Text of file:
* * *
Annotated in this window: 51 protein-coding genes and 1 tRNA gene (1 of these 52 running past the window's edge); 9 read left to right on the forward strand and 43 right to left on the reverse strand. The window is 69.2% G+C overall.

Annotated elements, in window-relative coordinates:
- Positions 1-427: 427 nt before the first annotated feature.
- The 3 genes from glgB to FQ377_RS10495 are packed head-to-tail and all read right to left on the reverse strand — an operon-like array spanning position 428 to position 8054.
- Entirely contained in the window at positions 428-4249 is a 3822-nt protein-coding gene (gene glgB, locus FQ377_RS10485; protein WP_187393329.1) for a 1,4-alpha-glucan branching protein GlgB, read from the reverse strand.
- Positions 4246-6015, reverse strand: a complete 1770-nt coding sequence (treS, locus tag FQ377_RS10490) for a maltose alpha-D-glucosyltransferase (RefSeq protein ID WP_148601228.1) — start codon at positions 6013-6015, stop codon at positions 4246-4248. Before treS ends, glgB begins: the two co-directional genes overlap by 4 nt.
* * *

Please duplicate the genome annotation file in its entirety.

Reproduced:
Annotated in this window: 51 protein-coding genes and 1 tRNA gene (1 of these 52 running past the window's edge); 9 read left to right on the forward strand and 43 right to left on the reverse strand. The window is 69.2% G+C overall.

Annotated elements, in window-relative coordinates:
- Positions 1-427: 427 nt before the first annotated feature.
- The 3 genes from glgB to FQ377_RS10495 are packed head-to-tail and all read right to left on the reverse strand — an operon-like array spanning position 428 to position 8054.
- Entirely contained in the window at positions 428-4249 is a 3822-nt protein-coding gene (gene glgB, locus FQ377_RS10485; protein WP_187393329.1) for a 1,4-alpha-glucan branching protein GlgB, read from the reverse strand.
- Positions 4246-6015, reverse strand: a complete 1770-nt coding sequence (treS, locus tag FQ377_RS10490) for a maltose alpha-D-glucosyltransferase (RefSeq protein ID WP_148601228.1) — start codon at positions 6013-6015, stop codon at positions 4246-4248. Before treS ends, glgB begins: the two co-directional genes overlap by 4 nt.